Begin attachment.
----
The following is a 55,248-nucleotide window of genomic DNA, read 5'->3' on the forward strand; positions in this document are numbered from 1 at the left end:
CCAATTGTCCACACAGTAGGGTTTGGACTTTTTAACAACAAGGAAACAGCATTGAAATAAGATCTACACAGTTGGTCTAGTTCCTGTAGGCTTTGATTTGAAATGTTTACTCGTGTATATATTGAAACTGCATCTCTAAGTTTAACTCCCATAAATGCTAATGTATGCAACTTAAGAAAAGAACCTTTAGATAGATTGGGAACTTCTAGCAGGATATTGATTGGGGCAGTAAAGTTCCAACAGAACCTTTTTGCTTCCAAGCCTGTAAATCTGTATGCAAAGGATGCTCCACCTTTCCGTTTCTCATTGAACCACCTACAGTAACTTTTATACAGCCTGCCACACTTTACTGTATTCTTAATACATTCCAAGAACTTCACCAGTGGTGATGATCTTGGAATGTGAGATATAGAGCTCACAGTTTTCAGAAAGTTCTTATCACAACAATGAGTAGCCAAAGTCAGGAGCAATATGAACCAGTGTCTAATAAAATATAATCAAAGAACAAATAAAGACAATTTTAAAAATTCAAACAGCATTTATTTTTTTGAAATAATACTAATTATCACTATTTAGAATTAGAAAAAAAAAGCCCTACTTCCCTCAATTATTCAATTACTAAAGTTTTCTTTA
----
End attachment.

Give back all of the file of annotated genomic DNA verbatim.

The following is a 55,248-nucleotide window of genomic DNA, read 5'->3' on the forward strand; positions in this document are numbered from 1 at the left end:
CCAATTGTCCACACAGTAGGGTTTGGACTTTTTAACAACAAGGAAACAGCATTGAAATAAGATCTACACAGTTGGTCTAGTTCCTGTAGGCTTTGATTTGAAATGTTTACTCGTGTATATATTGAAACTGCATCTCTAAGTTTAACTCCCATAAATGCTAATGTATGCAACTTAAGAAAAGAACCTTTAGATAGATTGGGAACTTCTAGCAGGATATTGATTGGGGCAGTAAAGTTCCAACAGAACCTTTTTGCTTCCAAGCCTGTAAATCTGTATGCAAAGGATGCTCCACCTTTCCGTTTCTCATTGAACCACCTACAGTAACTTTTATACAGCCTGCCACACTTTACTGTATTCTTAATACATTCCAAGAACTTCACCAGTGGTGATGATCTTGGAATGTGAGATATAGAGCTCACAGTTTTCAGAAAGTTCTTATCACAACAATGAGTAGCCAAAGTCAGGAGCAATATGAACCAGTGTCTAATAAAATATAATCAAAGAACAAATAAAGACAATTTTAAAAATTCAAACAGCATTTATTTTTTTGAAATAATACTAATTATCACTATTTAGAATTAGAAAAAAAAAGCCCTACTTCCCTCAATTATTCAATTACTAAAGTTTTCTTTA